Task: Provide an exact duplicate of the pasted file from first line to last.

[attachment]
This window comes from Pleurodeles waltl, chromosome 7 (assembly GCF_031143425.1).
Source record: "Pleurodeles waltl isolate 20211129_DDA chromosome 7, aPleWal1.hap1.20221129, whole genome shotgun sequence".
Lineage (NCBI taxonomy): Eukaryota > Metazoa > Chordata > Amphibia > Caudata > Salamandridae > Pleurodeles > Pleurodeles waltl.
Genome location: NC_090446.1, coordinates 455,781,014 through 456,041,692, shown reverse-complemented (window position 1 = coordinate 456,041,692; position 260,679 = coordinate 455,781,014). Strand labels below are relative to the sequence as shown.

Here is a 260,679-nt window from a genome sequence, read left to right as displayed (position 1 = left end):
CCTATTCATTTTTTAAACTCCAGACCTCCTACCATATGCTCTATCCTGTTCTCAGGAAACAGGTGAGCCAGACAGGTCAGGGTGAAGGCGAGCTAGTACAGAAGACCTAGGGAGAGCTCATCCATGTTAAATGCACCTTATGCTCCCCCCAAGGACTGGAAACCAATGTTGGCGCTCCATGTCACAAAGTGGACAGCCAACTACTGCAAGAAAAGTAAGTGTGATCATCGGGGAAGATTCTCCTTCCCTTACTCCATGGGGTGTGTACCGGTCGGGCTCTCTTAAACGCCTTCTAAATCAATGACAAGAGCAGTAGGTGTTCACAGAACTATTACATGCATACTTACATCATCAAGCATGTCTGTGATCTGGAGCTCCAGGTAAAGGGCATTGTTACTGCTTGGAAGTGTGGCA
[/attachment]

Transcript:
This window comes from Pleurodeles waltl, chromosome 7 (assembly GCF_031143425.1).
Source record: "Pleurodeles waltl isolate 20211129_DDA chromosome 7, aPleWal1.hap1.20221129, whole genome shotgun sequence".
Lineage (NCBI taxonomy): Eukaryota > Metazoa > Chordata > Amphibia > Caudata > Salamandridae > Pleurodeles > Pleurodeles waltl.
Genome location: NC_090446.1, coordinates 455,781,014 through 456,041,692, shown reverse-complemented (window position 1 = coordinate 456,041,692; position 260,679 = coordinate 455,781,014). Strand labels below are relative to the sequence as shown.

Here is a 260,679-nt window from a genome sequence, read left to right as displayed (position 1 = left end):
CCTATTCATTTTTTAAACTCCAGACCTCCTACCATATGCTCTATCCTGTTCTCAGGAAACAGGTGAGCCAGACAGGTCAGGGTGAAGGCGAGCTAGTACAGAAGACCTAGGGAGAGCTCATCCATGTTAAATGCACCTTATGCTCCCCCCAAGGACTGGAAACCAATGTTGGCGCTCCATGTCACAAAGTGGACAGCCAACTACTGCAAGAAAAGTAAGTGTGATCATCGGGGAAGATTCTCCTTCCCTTACTCCATGGGGTGTGTACCGGTCGGGCTCTCTTAAACGCCTTCTAAATCAATGACAAGAGCAGTAGGTGTTCACAGAACTATTACATGCATACTTACATCATCAAGCATGTCTGTGATCTGGAGCTCCAGGTAAAGGGCATTGTTACTGCTTGGAAGTGTGGCA